21 July 2020 by VegettoEX
15 July 2020 by VegettoEX
10 July 2020 by VegettoEX
25 June 2020 by VegettoEX
This is a huge time in the world of Dragon Ball — the English dub of the Dragon Ball Z TV series is coming to a close on Cartoon Network, and at the same time, is making something of a reprise in Japan! A wide variety of new products are being released upon the world. We are proud to bring you a quick lowdown on all of the recent products that you are going to be able to purchase or at least see floating your way soon!
The entire television series of Dragon Ball Z, spanning a full 291 episodes, is being completely restored and released on DVD in Japan beginning March 2003 across two giant box sets. Each set has a price tag of a staggering ¥100,000 (equivalent to approximately $840 US).
The first box set (to be released 19 March 2003), with a whopping running time of 3300 minutes, will cover the first 147 episodes of the series (which brings us into the early-middle part of the Cell era). The first box set will also include an “original blister-packed action figure produced by Kaiyodo.” A special insert booklet will be included, as well. A “bonus disc” to be included is presumed to be either one or both of the two DBZ TV specials.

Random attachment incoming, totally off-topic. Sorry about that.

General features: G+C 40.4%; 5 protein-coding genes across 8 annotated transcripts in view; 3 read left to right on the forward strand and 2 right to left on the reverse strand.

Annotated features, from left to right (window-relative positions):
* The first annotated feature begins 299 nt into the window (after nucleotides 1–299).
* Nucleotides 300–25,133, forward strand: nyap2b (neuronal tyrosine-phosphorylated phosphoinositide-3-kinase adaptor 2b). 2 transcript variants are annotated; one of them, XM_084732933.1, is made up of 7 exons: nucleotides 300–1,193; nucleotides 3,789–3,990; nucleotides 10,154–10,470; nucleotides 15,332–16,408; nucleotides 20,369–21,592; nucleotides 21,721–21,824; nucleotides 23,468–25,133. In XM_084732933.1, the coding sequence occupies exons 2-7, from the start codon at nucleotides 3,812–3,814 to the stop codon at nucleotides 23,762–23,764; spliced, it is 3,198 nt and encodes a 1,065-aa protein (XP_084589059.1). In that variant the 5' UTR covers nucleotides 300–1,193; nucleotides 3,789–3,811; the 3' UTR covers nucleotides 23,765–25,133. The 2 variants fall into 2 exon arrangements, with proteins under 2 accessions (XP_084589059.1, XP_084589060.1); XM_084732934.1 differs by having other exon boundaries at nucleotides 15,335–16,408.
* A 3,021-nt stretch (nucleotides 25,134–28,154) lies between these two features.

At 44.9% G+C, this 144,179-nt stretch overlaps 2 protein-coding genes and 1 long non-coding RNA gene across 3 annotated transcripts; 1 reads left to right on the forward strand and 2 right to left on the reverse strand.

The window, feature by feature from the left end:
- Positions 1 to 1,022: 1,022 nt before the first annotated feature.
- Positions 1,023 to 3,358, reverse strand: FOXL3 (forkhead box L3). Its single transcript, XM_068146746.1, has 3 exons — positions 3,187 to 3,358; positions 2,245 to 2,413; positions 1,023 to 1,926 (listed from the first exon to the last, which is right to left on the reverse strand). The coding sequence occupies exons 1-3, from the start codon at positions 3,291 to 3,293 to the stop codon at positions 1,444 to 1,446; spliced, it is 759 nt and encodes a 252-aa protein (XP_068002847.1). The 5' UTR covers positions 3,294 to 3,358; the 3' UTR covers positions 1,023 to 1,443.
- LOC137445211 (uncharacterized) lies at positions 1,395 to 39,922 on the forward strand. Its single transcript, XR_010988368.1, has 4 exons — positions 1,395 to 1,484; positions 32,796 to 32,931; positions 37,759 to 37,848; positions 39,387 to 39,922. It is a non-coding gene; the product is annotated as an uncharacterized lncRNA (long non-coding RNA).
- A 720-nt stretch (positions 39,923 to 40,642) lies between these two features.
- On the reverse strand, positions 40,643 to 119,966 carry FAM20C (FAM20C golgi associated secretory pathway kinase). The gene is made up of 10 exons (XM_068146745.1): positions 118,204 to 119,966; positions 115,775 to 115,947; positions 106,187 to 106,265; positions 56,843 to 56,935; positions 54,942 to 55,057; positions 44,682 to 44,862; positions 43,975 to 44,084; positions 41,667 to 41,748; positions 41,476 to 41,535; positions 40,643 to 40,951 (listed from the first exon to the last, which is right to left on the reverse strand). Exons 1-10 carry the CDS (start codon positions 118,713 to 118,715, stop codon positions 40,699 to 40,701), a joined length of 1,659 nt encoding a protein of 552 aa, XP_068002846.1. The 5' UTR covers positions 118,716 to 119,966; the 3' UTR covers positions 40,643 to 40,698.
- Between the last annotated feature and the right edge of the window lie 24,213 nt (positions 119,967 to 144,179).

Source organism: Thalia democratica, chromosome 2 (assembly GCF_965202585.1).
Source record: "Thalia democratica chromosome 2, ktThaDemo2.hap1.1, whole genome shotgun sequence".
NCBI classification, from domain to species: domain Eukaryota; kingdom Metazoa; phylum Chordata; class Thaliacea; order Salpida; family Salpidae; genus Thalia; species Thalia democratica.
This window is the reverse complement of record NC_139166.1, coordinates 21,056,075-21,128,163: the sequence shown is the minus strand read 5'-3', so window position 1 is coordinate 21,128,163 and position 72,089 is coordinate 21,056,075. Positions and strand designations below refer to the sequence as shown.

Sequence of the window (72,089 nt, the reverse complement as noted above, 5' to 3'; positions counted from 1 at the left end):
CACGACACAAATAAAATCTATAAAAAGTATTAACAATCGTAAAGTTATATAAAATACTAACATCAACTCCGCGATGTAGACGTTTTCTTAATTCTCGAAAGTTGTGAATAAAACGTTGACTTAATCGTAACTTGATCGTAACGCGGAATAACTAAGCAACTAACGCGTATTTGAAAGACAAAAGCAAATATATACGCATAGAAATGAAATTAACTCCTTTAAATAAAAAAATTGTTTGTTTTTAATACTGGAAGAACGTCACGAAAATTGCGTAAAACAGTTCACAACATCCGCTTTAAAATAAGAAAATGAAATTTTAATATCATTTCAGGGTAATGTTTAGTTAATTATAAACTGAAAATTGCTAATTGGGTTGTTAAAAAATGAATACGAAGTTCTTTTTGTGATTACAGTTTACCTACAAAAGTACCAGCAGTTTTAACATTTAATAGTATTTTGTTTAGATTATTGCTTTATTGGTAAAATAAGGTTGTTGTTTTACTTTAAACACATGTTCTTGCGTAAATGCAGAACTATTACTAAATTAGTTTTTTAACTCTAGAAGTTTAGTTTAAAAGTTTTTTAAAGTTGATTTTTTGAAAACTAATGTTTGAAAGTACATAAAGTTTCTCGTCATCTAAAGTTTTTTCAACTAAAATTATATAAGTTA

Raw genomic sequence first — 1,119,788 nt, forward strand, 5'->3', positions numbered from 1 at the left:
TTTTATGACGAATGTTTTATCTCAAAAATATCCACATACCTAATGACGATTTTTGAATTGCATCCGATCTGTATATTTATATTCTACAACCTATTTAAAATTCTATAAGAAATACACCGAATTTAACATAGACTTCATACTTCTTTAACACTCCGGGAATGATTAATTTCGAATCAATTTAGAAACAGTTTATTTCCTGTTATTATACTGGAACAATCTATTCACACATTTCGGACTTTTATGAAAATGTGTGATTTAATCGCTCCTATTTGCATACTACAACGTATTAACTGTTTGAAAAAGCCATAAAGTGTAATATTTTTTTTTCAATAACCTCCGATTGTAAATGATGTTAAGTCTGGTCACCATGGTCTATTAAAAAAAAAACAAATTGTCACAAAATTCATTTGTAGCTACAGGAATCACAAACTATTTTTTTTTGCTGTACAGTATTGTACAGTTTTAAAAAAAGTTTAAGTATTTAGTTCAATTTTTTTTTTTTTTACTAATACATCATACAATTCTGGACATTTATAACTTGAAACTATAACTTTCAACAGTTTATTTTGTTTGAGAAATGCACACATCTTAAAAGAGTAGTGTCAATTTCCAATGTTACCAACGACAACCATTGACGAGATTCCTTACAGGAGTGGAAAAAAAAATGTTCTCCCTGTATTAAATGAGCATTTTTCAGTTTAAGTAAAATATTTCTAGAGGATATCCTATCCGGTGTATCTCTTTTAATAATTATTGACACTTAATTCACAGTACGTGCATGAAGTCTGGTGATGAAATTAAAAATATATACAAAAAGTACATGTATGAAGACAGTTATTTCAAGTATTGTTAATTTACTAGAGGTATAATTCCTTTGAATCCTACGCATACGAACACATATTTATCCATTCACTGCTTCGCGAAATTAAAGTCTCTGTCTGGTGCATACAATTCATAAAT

The second box set (to be released 18 September 2003) also has a running time of 3300 minutes, and will span episodes 148 to the final 291st episode. This set will also include another action figure, booklet, and bonus disc.
All episodes will have digitally remastered picture quality. The audio will remain Dolby Digital 2-channel mono, but it assumed to be touched up from the original masters.
While The Legacy of Goku and the Collectible Card Game games for the GameBoy Advance were original, US-created video games, a slew of new games are being distributed by Infogrames… created once again by Bandai of Japan!
The first game to be released is surprisingly only a GameBoy Color game, entitled Legendary Super Warriors. This game is in the style of some of the older NES and SNES Dragon Ball games, which base their fighting style around a card system (completely different from “trading cards”). The game spans the story lines from the beginning of Dragon Ball Z all the way to the end. In addition to a story mode, there is also a battle mode that can be played over the link cable. The game was originally published in Japan by Banpresto 09 August 2002, and was translated and distributed by Infogrames for an American release 14 November 2002. The game was translated into five languages for releases throughout Japan, North America, and Europe.
The second game is the behemoth of them all: Budokai, a traditional one-on-one fighting game released for the PlayStation 2. This is the first fighting game since Final Bout on the PS1. Many were quite unsure how it would stack up against the last fighting game, which was well known for having ridiculously poor collision detection, bland backgrounds, and low-polygon count character models.